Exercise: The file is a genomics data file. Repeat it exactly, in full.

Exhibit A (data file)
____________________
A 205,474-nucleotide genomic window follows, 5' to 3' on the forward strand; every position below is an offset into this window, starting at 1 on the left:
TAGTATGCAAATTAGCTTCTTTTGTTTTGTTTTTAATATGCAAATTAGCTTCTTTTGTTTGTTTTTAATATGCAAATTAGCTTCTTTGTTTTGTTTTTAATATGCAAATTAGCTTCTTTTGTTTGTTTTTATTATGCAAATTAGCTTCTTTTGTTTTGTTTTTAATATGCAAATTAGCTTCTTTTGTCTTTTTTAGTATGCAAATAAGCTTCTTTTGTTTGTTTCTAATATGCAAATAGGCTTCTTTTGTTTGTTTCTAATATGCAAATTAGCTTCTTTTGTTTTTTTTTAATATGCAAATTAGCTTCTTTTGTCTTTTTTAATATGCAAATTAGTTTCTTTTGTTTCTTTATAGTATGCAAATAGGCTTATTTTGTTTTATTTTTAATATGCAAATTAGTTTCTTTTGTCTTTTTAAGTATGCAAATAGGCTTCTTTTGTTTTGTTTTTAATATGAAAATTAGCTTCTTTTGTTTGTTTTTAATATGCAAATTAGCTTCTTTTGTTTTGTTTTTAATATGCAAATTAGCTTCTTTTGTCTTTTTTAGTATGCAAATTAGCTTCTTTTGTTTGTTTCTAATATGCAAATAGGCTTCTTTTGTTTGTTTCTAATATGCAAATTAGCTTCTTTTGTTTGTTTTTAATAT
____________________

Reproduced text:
A 205,474-nucleotide genomic window follows, 5' to 3' on the forward strand; every position below is an offset into this window, starting at 1 on the left:
TAGTATGCAAATTAGCTTCTTTTGTTTTGTTTTTAATATGCAAATTAGCTTCTTTTGTTTGTTTTTAATATGCAAATTAGCTTCTTTGTTTTGTTTTTAATATGCAAATTAGCTTCTTTTGTTTGTTTTTATTATGCAAATTAGCTTCTTTTGTTTTGTTTTTAATATGCAAATTAGCTTCTTTTGTCTTTTTTAGTATGCAAATAAGCTTCTTTTGTTTGTTTCTAATATGCAAATAGGCTTCTTTTGTTTGTTTCTAATATGCAAATTAGCTTCTTTTGTTTTTTTTTAATATGCAAATTAGCTTCTTTTGTCTTTTTTAATATGCAAATTAGTTTCTTTTGTTTCTTTATAGTATGCAAATAGGCTTATTTTGTTTTATTTTTAATATGCAAATTAGTTTCTTTTGTCTTTTTAAGTATGCAAATAGGCTTCTTTTGTTTTGTTTTTAATATGAAAATTAGCTTCTTTTGTTTGTTTTTAATATGCAAATTAGCTTCTTTTGTTTTGTTTTTAATATGCAAATTAGCTTCTTTTGTCTTTTTTAGTATGCAAATTAGCTTCTTTTGTTTGTTTCTAATATGCAAATAGGCTTCTTTTGTTTGTTTCTAATATGCAAATTAGCTTCTTTTGTTTGTTTTTAATAT